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Government says £3.8b fund will free GPs of 'red tape'

The Government said it recognises that GPs are "hard-pressed" and has promised its planned £3.8 billion spend on health and social care will enable doctors to spend more time with patients.

GPs do a vital job which is why we increased their overall budget last year as part of this Government's protection of NHS spending.

We recognise GPs are hard-pressed and as part of ambitious changes to the GP contract we will free them up from unnecessary red tape to devote more time to patients.

This will go hand in hand with a £3.8 billion fund to join up health and social care and support the delivery of integrated services.

– A Department of Health spokesman

New measures to make patient neglect a crime

Under new measures to be unveiled next week, patient neglect is to be made a crime. Credit: PA

The wilful neglect of patients is to be made a criminal offence under NHS reforms being introduced in the wake of the Mid Staffs and other care scandals.

David Cameron said health workers who mistreated and abused patients would face "the full force of the law" in a package of measures to be unveiled next week.

The offence will be modelled on laws against the wilful neglect of adults under the Mental Capacity Act, punishable by fines or up to five years in prison.

A consultation on what scale of sentence should be applied to the extended law will be carried out over the next few months by the Department of Health.


NHS services stretched to 'breaking point'

Statistics revealing a decrease in NHS budget spending on general practice, now the lowest on record, is pushing services to "breaking point", according to the chair of the Royal College of General Practitioners (RCGP).

Commenting on the findings, Dr Maureen Baker said:

The various NHS bodies and governments who decide how we divide the NHS funding cake in the UK have inadvertently allowed a situation to develop in which funding for general practice is being steadily eroded. With services now at breaking point, it's time to come up with a plan to turn the tide.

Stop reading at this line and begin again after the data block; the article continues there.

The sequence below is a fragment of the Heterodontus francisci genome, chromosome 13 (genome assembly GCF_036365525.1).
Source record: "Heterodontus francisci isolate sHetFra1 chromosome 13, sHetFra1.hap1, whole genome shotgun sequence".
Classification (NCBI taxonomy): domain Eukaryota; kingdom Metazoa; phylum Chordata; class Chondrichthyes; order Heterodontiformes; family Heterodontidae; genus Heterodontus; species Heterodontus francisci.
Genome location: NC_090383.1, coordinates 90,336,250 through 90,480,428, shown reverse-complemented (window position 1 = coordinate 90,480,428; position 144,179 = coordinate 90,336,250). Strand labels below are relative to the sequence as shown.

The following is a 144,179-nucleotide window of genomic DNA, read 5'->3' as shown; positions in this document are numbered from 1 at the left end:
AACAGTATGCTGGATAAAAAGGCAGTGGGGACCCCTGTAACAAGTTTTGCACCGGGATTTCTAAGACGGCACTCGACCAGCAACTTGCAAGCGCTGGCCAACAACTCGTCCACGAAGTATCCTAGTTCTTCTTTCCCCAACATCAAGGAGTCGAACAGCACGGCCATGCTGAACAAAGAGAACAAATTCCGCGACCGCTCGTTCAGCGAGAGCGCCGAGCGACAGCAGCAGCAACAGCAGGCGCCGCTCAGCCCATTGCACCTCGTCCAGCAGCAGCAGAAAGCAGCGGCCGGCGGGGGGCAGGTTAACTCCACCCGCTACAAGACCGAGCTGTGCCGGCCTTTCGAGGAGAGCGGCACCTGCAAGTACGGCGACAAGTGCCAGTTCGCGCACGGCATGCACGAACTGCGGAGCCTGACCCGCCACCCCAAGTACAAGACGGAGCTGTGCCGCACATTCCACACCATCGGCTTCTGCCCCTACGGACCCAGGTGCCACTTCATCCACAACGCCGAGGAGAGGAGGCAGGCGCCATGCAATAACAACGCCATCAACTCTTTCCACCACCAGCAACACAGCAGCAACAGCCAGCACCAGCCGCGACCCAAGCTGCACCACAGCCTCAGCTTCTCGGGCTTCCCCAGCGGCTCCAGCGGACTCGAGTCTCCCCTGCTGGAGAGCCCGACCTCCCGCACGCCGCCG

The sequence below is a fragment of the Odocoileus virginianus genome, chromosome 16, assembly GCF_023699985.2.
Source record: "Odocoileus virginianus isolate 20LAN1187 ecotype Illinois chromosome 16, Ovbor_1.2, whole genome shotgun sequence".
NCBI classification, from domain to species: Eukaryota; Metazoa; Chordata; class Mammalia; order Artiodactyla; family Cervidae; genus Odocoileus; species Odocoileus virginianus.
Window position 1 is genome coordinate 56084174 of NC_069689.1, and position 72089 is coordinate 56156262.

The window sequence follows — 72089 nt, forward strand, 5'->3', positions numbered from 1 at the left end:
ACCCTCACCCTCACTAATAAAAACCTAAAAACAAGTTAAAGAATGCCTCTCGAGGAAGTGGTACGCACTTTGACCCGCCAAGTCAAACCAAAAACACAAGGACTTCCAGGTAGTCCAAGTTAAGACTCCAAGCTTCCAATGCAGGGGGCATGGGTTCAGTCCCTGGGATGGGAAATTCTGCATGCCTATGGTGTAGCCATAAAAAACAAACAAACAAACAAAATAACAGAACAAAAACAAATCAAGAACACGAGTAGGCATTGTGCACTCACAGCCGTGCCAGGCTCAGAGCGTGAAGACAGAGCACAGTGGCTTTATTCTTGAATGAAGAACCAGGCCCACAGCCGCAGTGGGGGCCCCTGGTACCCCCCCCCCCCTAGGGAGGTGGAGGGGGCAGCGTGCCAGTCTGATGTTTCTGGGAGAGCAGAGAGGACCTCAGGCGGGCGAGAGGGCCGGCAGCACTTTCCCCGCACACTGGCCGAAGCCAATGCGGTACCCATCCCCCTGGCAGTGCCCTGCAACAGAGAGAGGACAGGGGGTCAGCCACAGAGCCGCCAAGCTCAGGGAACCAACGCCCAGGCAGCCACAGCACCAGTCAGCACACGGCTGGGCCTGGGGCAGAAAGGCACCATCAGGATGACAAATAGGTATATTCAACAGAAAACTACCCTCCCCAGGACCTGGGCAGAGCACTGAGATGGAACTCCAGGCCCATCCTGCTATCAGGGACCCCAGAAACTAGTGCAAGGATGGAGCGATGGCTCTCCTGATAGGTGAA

During the last nine years, GPs across the country have had to cope with a growing and an ageing population, in which more and more people have been affected by multiple, serious long-term conditions - and yet funding for general practice has been slashed.

– Chair of the Royal College of General Practitioners (RCGP) Dr Maureen Baker

Figures reveal NHS budget decrease in UK and Ireland

New analysis from the Royal College of General Practitioners (RCGP) has found a slump in the amount of NHS budget spent on general practice.

In England, 10.6 per cent of the NHS budget was spent on general practice in 2004/05, but this dropped to 8.5 per cent by 2011/12.

The statistics painted a similar picture in Scotland as 9.5 per cent of the money was spent on general practice in 2004/05, and by 2011/12, this had fallen to 7.8 per cent.

In the same periods across Wales, the budget decreased from 8.6 per cent to 7.8 per cent, and in Northern Ireland, spending was at 8.1 per cent in 2011/12 - down from 8.2 per cent in the previous year. Figures were not available for 2004/05.

Read: Patient care 'at risk' over NHS budget slump

Patient care 'at risk' over NHS budget slump

New statistics have warned patient care in NHS hospitals is being put at risk due to general practice budgets. Credit: Andrew Matthews/PA Wire/Press Association Images

Patient care is being put at risk due to a slump in the amount of NHS budget spent on general practice - now the lowest on record, a royal college has warned.